Montreal 2-1 Toronto

Toronto FC v Montreal Impact

Game in a sentence

A couple of controversial calls evened out, as Montreal send their rivals home with no points and some solace.


  • TFC’s amazing supporters set another MLS mark, breaking their own record–at Columbus–for traveling supporters. There would’ve been more if not for a highway accident that left bus loads of Reds fans in limbo on the 401.
  • Montreal started in a 4-1-4-1. A formation made viable by the presence of Patrice Bernier behind Montreal’s midfield. TFC’s starting lineup went unchanged from their home opening win against Sporting KC.
  • Alessandro Nesta played back to back 90 minute games for the third time as a member of the Impact. He lasted 12 minutes (hamstring) before making way for Dennis Iapichino.
  • The visitors came close to opening the scoring in the 28th minute. Excellent work from John Bostock on the left flank played Hogan Ephraim through. The QPR attacker’s first touch was solid, but his cross to Robert Earnshaw was intercepted by Jeb Brovsky. It was a terrific play by the Montreal defender.
  • The game’s first goal came minutes later thanks to a controversial call by referee Baldermo Toledo’s assistant. Andres Romero streaked into the box, positioning himself to play for a penalty. He got his wish when Ashtone Morgan attempted to play the ball. Your unbiased correspondent believed the call was harsh.
  • Marco Di Vaio made it 2-0 at the end of the first half, accepting an excellent through ball from Davy Arnaud and calmly beating Joe Bendik. Replays showed Di Vaio was a shade offside.
Pic via @davisjsn

Pic via @davisjsn

  • Whatever Ryan Nelsen said at halftime seemed to inspire his players, as TFC emerged from the caverns of Olympic Stadium with purpose in the second half.
  • A pair of blunders from the Impact nearly gifted Toronto their first goal. Reggie Lambe intercepted a wayward pass and made his way into the box. Eventually the ball found Bostock, whose shot was deflected to Ephraim. His strike banged off the crossbar. Seconds later a terrible clearance from Troy Perkins gave Earnshaw a chance at goal. The ensuing shot drew an excellent save from Perkins.
  • Toronto would finally get on the scoreboard thanks to another awful call from Toledo’s crew. Terry Dunfield’s Tony worthy dive drew a  penalty. Somehow. Earnshaw deposited the kick and it was game on. An eye for an eye makes the world go round, two wrongs do make a right and so forth. Montreal’s shutout streak ended at 238 minutes.
  • Darel Russell replaced Morgan in the 65th minute and did well. As did fellow fullback Richard Eckersley, whose work rate was once again impressive.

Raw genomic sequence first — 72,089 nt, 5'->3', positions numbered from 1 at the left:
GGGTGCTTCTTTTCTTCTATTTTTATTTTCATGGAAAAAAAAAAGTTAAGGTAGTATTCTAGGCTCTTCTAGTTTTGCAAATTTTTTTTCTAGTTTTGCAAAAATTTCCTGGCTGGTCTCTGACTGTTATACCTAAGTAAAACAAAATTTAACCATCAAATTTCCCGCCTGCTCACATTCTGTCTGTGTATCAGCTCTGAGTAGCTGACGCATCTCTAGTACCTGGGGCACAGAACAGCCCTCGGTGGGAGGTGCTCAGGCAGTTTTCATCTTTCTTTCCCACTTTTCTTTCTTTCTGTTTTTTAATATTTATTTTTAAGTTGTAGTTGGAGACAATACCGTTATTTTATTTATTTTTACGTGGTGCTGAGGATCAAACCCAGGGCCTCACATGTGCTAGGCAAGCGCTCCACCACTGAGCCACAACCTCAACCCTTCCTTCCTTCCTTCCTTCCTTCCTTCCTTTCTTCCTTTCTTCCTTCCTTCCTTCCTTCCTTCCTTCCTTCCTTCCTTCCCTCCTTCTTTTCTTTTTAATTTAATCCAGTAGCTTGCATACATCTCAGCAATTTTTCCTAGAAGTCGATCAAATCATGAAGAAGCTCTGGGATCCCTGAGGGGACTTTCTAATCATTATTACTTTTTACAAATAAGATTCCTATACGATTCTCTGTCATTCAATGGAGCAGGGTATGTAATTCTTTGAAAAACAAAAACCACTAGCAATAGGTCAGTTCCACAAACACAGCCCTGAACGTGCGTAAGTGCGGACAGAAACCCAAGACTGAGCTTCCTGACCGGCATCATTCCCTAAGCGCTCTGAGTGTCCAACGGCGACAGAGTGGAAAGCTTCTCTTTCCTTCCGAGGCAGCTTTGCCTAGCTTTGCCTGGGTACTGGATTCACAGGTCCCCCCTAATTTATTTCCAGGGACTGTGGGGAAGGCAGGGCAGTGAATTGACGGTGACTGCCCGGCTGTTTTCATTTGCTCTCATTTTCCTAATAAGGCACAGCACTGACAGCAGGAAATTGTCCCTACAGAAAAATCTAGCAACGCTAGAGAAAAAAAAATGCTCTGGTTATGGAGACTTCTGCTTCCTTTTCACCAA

• TFC never got an equalizer. On a whole their free kicks were pretty abysmal, including several poor corner kicks from Ephraim.
  • Toronto can take some positives away from their trip to Montreal. A strong second half performance should give Nelsen something to build on going forward.

Three stars

1. Davy Arnaud

2. Andres Romero

3. Richard Eckersley

Comments (8)

  1. that was some horrible officiating and I don’t agree that it evened out. but thats the nature of the game I guess and tfc played well but not well enough to deserve much more than they got anyway. not convincing by montreal and it would seem that they may struggle against a team like vancouver or dc.

  2. Allez Montréal!

  3. What’s the deal with this 401 accident? Was it that bad traffic wise?

    • BTW, where is Bernier on that 3-stars list? He’s just about Mr. everything for Montreal out there.

    • it was pretty bad.

    • I am assuming it was beacuse of the multivehicle pile-up that happened between Kingston and Cornwall on the 401 and shit it down. It apparently happened around 4:30 on Friday afternoon (We got caught in the stopped traffic around 8:30 Friday night thank goodness for a shallow ditch between the lanes to make a u-turn and detour). It apparently didnt open up again until 2:30 on Saturday.

  4. Eckersley? I appreciate the guy’s heart but wow he needs to smarten up and start improving with actual consistent skills and intelligence. He is found wandering out of his position too often, leaving the right flank open and missing runs that he is one to at the least call out to the other defenders (Di Vaio’s run was his to mark and he watched it happen; his heart took him to be the ‘last defender’ in front of the goal…). He gets stuck in, which helps in emergency situations and comes out time to time with positive results – but it also comes with a lot of negative defensive plays. Throwing someone down in the 90th minute?

    TFC has to stop thinking that ‘heart’ is going to win games. Maybe it would be different if the double-5 in the middle of the field wasn’t Hall and Dunfield. Montreal were allowed to completely own the middle of the field and the transition for TFC was either kick it up the field or hope a winger was open; until Bekker – who still has a lot to learn – came on. With young guys with lots of difficulties of their own, TFC managed the middle of the field a LOT better.

    • Couldn’t disagree more about Bekker’s influence upon his arrival. He didn’t iimpact anything, really, seemed pretty static, his passing was of the sideways variety most of the time, he lost too many 1 on 1 battles for the ball and, most significantly, his free kick delivery failed to get beyond the first defender. Looked much better against Vancouver as a starter than he did here as a sub.

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